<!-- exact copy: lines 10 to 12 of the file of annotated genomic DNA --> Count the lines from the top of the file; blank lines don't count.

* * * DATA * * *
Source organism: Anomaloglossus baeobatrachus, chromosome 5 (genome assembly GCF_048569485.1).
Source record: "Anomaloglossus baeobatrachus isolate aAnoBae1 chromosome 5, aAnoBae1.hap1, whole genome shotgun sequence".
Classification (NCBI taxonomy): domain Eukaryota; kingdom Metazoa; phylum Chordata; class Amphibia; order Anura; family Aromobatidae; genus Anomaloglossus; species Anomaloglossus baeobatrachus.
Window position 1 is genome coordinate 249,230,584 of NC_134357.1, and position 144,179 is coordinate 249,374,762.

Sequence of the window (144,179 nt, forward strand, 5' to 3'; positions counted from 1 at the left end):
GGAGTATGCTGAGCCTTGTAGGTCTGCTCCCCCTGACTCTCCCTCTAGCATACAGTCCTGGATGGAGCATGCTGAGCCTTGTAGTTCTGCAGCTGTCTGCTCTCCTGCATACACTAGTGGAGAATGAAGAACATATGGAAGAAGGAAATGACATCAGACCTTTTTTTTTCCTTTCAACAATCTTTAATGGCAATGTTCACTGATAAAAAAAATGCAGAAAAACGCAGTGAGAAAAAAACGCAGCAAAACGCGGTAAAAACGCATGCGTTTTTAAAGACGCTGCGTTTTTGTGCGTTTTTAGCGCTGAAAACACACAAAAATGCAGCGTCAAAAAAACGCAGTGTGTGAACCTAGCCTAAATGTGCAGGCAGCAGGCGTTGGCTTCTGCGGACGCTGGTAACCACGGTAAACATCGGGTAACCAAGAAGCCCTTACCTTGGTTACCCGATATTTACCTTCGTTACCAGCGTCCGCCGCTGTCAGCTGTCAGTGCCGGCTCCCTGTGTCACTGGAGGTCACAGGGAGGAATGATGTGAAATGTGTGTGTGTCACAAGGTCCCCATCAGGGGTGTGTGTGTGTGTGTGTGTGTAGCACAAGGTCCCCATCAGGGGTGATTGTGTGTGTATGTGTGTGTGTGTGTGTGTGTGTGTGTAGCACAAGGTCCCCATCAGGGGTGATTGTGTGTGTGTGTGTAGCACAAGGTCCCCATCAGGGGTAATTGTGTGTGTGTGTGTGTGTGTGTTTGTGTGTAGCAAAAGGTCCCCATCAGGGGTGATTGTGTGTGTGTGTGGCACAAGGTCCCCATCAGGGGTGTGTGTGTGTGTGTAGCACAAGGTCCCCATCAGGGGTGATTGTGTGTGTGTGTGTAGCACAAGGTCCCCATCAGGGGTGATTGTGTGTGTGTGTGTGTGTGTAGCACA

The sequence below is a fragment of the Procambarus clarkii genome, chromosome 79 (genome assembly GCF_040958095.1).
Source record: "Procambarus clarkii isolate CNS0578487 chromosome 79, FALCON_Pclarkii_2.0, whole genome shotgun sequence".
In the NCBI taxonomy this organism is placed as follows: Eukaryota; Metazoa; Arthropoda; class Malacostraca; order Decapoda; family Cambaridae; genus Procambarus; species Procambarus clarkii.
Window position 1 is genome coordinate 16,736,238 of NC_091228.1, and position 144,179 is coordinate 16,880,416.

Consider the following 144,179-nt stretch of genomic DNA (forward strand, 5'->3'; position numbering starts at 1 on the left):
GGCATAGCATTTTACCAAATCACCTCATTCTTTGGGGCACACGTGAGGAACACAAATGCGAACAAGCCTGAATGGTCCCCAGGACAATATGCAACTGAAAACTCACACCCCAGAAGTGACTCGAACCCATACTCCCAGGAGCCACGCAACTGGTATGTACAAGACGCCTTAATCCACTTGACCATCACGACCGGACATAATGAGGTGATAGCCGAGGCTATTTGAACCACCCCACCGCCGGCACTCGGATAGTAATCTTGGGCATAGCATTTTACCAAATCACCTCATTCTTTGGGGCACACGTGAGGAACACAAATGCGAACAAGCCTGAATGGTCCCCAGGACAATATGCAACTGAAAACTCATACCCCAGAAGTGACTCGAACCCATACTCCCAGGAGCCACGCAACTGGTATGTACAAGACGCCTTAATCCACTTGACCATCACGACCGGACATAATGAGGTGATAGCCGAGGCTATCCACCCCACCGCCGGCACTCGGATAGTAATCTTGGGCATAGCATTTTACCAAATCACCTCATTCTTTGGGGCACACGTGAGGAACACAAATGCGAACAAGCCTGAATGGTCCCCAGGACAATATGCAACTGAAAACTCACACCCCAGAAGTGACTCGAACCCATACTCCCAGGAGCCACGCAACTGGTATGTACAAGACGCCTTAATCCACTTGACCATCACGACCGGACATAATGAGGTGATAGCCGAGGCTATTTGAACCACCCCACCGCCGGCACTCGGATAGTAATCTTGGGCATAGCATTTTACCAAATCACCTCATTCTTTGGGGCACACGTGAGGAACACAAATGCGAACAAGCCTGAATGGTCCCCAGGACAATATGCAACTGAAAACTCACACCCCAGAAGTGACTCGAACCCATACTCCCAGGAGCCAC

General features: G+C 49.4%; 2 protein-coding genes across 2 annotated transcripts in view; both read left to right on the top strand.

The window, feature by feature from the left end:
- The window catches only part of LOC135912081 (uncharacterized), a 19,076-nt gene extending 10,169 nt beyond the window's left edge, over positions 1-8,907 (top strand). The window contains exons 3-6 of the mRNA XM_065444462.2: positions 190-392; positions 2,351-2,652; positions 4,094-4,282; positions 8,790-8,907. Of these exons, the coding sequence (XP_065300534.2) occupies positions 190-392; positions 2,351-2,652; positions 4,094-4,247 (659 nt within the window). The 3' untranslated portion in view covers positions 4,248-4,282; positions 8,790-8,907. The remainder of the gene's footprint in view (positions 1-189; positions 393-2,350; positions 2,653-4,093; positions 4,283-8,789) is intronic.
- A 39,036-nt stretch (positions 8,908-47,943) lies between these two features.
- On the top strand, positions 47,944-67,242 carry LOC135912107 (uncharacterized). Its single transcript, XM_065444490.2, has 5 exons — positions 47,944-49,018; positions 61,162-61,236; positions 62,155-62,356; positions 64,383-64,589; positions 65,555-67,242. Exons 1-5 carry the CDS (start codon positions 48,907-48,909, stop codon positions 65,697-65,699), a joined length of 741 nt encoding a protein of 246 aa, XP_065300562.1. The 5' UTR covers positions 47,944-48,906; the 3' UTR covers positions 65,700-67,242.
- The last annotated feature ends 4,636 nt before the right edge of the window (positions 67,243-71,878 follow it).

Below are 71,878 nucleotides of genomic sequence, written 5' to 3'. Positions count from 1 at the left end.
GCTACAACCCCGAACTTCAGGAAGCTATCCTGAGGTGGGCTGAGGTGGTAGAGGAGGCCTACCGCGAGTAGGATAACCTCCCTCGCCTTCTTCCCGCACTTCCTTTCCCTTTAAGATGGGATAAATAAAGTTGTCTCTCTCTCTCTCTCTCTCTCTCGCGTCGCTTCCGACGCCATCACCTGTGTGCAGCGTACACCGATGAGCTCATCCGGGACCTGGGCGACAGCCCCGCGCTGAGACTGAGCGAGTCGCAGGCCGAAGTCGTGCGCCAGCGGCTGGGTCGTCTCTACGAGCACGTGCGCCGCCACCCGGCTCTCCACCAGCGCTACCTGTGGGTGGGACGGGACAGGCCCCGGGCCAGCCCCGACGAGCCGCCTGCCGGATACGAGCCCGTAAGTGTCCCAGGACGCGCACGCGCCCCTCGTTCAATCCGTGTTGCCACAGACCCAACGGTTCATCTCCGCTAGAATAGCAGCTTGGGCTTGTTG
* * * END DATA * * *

Window position 1 is genome coordinate 16,736,238 of NC_091228.1, and position 144,179 is coordinate 16,880,416.

Consider the following 144,179-nt stretch of genomic DNA (forward strand, 5'->3'; position numbering starts at 1 on the left):
GGCATAGCATTTTACCAAATCACCTCATTCTTTGGGGCACACGTGAGGAACACAAATGCGAACAAGCCTGAATGGTCCCCAGGACAATATGCAACTGAAAACTCACACCCCAGAAGTGACTCGAACCCATACTCCCAGGAGCCACGCAACTGGTATGTACAAGACGCCTTAATCCACTTGACCATCACGACCGGACATAATGAGGTGATAGCCGAGGCTATTTGAACCACCCCACCGCCGGCACTCGGATAGTAATCTTGGGCATAGCATTTTACCAAATCACCTCATTCTTTGGGGCACACGTGAGGAACACAAATGCGAACAAGCCTGAATGGTCCCCAGGACAATATGCAACTGAAAACTCATACCCCAGAAGTGACTCGAACCCATACTCCCAGGAGCCACGCAACTGGTATGTACAAGACGCCTTAATCCACTTGACCATCACGACCGGACATAATGAGGTGATAGCCGAGGCTATCCACCCCACCGCCGGCACTCGGATAGTAATCTTGGGCATAGCATTTTACCAAATCACCTCATTCTTTGGGGCACACGTGAGGAACACAAATGCGAACAAGCCTGAATGGTCCCCAGGACAATATGCAACTGAAAACTCACACCCCAGAAGTGACTCGAACCCATACTCCCAGGAGCCACGCAACTGGTATGTACAAGACGCCTTAATCCACTTGACCATCACGACCGGACATAATGAGGTGATAGCCGAGGCTATTTGAACCACCCCACCGCCGGCACTCGGATAGTAATCTTGGGCATAGCATTTTACCAAATCACCTCATTCTTTGGGGCACACGTGAGGAACACAAATGCGAACAAGCCTGAATGGTCCCCAGGACAATATGCAACTGAAAACTCACACCCCAGAAGTGACTCGAACCCATACTCCCAGGAGCCAC